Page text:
With better organization, most people could get 50% more done.
Train, test the effectiveness of your training, and respect the responsibility of being a role-model.
Management is what to do. Leadership is how to be. How to be there for people. How to be a person of honesty and integrity. To be a person who can have the hard conversations. We can be more respectful, and more respectable.
What can I do, and how can I improve my behavior?
Have people in your life who will tell you the truth about how you’re doing and who you’re being.
We do not see ourselves the way other people see us.
Take a good look at the things you believe. Don’t believe everything your parents told you. Don’t believe everything you hear. Don’t believe everything your culture has led you to believe.
Treat people as individuals. Not as a group.
People only change in two ways: Education or crisis. Make it easy for your boss to tell you the hard truths -- so you can learn by education rather than through crisis.
The people who are close to you can give you great feedback about even your professional life. Listen. Give them credence.
Life is all connected. Physical health, family health, emotional health… These all affect your performance throughout your life including at work. You can’t have one personality at home, and a different one at work.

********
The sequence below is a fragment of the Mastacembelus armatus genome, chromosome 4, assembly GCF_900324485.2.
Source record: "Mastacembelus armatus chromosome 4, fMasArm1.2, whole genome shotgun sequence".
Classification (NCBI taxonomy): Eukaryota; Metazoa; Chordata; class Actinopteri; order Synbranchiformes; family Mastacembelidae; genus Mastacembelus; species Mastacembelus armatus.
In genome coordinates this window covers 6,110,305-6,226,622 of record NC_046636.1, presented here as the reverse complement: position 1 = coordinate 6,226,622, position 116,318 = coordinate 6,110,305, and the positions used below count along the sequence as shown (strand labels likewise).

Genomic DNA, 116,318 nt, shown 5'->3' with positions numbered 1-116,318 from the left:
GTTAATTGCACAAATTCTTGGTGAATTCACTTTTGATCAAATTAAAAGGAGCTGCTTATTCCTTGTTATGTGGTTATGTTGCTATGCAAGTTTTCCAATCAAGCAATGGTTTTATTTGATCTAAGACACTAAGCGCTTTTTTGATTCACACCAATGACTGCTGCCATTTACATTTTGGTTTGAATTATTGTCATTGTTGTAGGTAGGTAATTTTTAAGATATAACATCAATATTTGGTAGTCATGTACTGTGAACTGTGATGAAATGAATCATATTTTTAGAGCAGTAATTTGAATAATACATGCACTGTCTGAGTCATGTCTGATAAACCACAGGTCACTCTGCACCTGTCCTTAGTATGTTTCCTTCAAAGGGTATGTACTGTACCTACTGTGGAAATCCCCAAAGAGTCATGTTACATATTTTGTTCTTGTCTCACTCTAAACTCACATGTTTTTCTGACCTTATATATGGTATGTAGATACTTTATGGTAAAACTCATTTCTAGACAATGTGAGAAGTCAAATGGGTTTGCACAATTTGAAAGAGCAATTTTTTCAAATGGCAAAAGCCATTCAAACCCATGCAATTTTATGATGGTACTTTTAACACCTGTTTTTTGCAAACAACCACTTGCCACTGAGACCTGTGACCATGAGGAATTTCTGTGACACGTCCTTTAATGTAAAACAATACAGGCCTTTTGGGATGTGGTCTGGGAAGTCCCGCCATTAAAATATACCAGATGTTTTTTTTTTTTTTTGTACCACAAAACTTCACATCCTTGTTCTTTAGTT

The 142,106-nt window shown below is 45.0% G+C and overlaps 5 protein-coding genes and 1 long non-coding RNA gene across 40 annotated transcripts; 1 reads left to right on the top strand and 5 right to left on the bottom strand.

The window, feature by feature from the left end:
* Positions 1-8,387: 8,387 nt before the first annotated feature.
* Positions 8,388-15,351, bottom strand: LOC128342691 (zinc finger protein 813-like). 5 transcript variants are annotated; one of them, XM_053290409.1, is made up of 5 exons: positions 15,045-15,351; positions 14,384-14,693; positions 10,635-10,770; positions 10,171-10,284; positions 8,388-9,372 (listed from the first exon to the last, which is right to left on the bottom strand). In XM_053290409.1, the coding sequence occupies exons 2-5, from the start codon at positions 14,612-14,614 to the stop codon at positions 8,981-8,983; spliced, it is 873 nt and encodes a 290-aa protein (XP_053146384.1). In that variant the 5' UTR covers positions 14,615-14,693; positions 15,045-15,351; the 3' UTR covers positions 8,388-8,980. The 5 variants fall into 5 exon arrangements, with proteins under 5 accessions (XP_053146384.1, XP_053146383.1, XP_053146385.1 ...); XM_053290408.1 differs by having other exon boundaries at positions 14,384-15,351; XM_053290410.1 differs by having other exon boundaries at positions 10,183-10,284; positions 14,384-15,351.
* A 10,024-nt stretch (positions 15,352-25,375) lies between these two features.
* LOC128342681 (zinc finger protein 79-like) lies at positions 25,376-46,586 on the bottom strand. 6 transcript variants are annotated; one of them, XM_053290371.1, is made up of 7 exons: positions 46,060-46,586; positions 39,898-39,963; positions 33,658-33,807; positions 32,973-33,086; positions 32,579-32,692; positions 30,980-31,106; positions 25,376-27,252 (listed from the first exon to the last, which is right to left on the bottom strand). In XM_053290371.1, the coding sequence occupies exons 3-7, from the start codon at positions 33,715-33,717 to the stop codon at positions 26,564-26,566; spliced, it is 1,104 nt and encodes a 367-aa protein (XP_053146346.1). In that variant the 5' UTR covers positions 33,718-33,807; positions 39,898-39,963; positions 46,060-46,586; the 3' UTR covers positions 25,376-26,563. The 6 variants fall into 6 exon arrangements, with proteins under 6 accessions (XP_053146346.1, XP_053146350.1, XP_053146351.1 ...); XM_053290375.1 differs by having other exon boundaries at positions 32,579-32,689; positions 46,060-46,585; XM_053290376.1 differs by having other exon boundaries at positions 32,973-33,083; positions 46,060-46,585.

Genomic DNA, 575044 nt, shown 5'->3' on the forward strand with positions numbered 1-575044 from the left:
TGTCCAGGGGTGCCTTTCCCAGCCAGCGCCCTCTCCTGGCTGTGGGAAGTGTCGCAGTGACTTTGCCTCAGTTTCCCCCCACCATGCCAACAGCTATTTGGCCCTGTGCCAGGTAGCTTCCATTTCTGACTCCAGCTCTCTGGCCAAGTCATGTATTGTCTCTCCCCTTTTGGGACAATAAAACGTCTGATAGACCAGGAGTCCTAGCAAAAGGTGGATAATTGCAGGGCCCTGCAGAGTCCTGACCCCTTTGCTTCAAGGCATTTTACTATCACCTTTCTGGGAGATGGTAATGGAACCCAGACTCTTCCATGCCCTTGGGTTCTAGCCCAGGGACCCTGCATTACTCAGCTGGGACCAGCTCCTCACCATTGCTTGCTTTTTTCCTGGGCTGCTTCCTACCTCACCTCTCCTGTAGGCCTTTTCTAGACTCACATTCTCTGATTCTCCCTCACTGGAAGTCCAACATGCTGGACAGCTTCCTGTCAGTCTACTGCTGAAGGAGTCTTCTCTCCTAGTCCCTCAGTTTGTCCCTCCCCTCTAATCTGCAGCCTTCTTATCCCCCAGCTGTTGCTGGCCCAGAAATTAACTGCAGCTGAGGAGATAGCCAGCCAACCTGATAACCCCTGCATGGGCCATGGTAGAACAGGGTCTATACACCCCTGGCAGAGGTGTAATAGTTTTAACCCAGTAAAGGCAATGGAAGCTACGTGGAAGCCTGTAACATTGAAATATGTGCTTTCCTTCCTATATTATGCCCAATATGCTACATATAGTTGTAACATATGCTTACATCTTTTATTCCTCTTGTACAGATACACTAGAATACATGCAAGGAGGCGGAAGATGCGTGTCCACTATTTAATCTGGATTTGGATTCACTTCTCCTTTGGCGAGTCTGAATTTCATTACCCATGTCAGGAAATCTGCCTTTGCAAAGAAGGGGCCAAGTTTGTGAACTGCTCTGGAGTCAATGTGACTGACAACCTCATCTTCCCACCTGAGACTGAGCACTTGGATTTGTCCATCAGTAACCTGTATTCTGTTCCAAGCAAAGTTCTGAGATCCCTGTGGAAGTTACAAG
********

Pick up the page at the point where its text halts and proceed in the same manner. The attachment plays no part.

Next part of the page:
Take stock on a regular basis. Strive consistently.
Change is tough. It takes time. There are setbacks.
People will tell you the truth if you’re consistent about setting the environment where people are not afraid of you one bit.
Plan your day for effectiveness, not by default.
Look to the future. Start putting things on your calendar, and have it before you need it. Do it now so the things that come up later have space, and your life doesn’t get out of control.
Your personality must not conflict with your responsibilities. Effectiveness has requirements.
Be careful what you say and do. People are making meaning from everything they observe of you.
Culture starts at the top, and it affects attitudes.
Don’t stay in a job that’s changing you for the worse. Move on.
Three things that make the difference: 1) Hire the right people. 2) Train people. Test the training. Enforce the training. Train them so well their confidence skyrockets. 3) Create a culture where people know they’re valued, and they want to come to work.
You can’t find the time. You must make time.
Books by Lee:
The Customer Rules
Time Management Magic
Lee's website - www.leecockerell.com
Time Management Magic Course - www.timemagiccourse.com